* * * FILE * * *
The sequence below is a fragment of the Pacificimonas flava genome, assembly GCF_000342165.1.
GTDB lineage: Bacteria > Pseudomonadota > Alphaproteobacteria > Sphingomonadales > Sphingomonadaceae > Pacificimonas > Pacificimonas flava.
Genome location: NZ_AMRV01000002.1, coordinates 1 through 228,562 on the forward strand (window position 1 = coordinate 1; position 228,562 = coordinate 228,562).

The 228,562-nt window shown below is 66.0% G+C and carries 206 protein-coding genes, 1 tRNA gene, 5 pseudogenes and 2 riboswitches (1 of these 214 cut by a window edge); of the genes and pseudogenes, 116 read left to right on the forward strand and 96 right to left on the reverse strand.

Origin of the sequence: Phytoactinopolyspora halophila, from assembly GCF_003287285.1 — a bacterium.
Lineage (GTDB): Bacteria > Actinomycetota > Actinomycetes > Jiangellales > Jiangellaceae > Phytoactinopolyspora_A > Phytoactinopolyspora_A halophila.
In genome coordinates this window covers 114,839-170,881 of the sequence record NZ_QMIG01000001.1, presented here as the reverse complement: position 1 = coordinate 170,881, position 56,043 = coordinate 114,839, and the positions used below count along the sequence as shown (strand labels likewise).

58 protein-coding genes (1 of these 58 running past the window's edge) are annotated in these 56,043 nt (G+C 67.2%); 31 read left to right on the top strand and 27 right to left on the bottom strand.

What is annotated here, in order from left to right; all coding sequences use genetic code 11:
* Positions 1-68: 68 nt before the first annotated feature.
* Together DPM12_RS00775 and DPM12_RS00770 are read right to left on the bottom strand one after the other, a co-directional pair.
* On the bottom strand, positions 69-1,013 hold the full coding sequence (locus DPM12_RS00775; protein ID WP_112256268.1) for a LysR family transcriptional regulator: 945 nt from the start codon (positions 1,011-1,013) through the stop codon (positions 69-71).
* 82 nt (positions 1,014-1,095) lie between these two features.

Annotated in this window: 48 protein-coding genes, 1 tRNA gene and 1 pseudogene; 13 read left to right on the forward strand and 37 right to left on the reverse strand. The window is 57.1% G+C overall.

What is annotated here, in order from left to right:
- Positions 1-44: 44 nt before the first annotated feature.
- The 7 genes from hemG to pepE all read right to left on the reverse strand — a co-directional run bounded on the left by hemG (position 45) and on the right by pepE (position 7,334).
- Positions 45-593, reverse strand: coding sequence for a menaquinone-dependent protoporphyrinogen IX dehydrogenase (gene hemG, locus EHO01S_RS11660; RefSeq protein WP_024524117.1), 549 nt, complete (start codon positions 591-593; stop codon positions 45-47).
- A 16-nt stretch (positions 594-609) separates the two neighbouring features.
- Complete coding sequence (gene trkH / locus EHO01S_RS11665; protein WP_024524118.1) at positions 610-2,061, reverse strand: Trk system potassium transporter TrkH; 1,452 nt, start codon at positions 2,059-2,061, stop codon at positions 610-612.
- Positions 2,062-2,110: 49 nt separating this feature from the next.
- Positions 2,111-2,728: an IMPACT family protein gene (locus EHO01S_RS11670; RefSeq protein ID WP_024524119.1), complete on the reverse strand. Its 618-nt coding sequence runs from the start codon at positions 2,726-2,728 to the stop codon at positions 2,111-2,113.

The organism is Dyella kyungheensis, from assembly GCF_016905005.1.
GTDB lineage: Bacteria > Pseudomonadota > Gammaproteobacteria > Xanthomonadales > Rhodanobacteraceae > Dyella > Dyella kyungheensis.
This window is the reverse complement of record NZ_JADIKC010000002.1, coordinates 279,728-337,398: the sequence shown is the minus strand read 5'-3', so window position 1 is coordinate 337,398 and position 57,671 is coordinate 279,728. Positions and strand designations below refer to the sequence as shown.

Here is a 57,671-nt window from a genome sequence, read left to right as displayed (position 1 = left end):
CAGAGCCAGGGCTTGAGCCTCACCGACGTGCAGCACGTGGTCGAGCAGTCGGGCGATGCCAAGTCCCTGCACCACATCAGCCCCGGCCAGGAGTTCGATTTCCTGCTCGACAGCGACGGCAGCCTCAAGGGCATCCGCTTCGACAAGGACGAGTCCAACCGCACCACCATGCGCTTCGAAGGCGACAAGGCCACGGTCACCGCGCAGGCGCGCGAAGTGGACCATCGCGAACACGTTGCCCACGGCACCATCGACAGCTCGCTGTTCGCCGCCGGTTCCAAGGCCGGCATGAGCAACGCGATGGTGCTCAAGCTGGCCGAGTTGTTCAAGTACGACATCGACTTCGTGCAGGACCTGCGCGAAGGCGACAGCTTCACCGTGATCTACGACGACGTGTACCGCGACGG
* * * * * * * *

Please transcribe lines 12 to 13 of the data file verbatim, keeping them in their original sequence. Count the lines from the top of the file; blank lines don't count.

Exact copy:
* On the bottom strand, positions 69-1,013 hold the full coding sequence (locus DPM12_RS00775; protein ID WP_112256268.1) for a LysR family transcriptional regulator: 945 nt from the start codon (positions 1,011-1,013) through the stop codon (positions 69-71).
* 82 nt (positions 1,014-1,095) lie between these two features.